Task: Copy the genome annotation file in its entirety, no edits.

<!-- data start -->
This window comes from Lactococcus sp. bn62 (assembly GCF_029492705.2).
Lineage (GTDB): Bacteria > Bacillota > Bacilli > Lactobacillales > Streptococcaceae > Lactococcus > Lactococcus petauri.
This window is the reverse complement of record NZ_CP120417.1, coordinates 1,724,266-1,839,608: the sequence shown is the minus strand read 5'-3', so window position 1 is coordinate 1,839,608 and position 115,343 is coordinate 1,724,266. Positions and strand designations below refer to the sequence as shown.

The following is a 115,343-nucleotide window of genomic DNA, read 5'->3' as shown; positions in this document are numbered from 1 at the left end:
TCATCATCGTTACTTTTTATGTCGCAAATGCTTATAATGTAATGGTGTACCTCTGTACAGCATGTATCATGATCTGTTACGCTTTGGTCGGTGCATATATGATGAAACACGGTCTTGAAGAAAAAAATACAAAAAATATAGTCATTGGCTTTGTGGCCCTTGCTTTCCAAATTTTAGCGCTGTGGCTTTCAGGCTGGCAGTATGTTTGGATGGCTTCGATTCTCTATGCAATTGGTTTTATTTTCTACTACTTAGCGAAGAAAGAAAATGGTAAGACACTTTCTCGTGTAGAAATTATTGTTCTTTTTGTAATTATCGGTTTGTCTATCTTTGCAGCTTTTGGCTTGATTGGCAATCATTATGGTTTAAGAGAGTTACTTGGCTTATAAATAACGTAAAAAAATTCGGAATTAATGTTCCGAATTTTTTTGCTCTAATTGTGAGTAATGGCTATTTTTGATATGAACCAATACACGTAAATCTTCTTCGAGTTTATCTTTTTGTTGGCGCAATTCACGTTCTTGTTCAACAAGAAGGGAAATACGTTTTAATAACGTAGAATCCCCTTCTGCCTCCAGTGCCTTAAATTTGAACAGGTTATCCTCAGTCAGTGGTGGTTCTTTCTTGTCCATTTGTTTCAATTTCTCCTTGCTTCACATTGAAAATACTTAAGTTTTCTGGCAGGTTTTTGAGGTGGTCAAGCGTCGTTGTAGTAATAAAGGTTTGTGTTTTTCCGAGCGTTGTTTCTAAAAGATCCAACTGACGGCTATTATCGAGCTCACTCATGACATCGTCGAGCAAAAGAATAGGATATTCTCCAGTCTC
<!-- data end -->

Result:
This window comes from Lactococcus sp. bn62 (assembly GCF_029492705.2).
Lineage (GTDB): Bacteria > Bacillota > Bacilli > Lactobacillales > Streptococcaceae > Lactococcus > Lactococcus petauri.
This window is the reverse complement of record NZ_CP120417.1, coordinates 1,724,266-1,839,608: the sequence shown is the minus strand read 5'-3', so window position 1 is coordinate 1,839,608 and position 115,343 is coordinate 1,724,266. Positions and strand designations below refer to the sequence as shown.

The following is a 115,343-nucleotide window of genomic DNA, read 5'->3' as shown; positions in this document are numbered from 1 at the left end:
TCATCATCGTTACTTTTTATGTCGCAAATGCTTATAATGTAATGGTGTACCTCTGTACAGCATGTATCATGATCTGTTACGCTTTGGTCGGTGCATATATGATGAAACACGGTCTTGAAGAAAAAAATACAAAAAATATAGTCATTGGCTTTGTGGCCCTTGCTTTCCAAATTTTAGCGCTGTGGCTTTCAGGCTGGCAGTATGTTTGGATGGCTTCGATTCTCTATGCAATTGGTTTTATTTTCTACTACTTAGCGAAGAAAGAAAATGGTAAGACACTTTCTCGTGTAGAAATTATTGTTCTTTTTGTAATTATCGGTTTGTCTATCTTTGCAGCTTTTGGCTTGATTGGCAATCATTATGGTTTAAGAGAGTTACTTGGCTTATAAATAACGTAAAAAAATTCGGAATTAATGTTCCGAATTTTTTTGCTCTAATTGTGAGTAATGGCTATTTTTGATATGAACCAATACACGTAAATCTTCTTCGAGTTTATCTTTTTGTTGGCGCAATTCACGTTCTTGTTCAACAAGAAGGGAAATACGTTTTAATAACGTAGAATCCCCTTCTGCCTCCAGTGCCTTAAATTTGAACAGGTTATCCTCAGTCAGTGGTGGTTCTTTCTTGTCCATTTGTTTCAATTTCTCCTTGCTTCACATTGAAAATACTTAAGTTTTCTGGCAGGTTTTTGAGGTGGTCAAGCGTCGTTGTAGTAATAAAGGTTTGTGTTTTTCCGAGCGTTGTTTCTAAAAGATCCAACTGACGGCTATTATCGAGCTCACTCATGACATCGTCGAGCAAAAGAATAGGATATTCTCCAGTCTC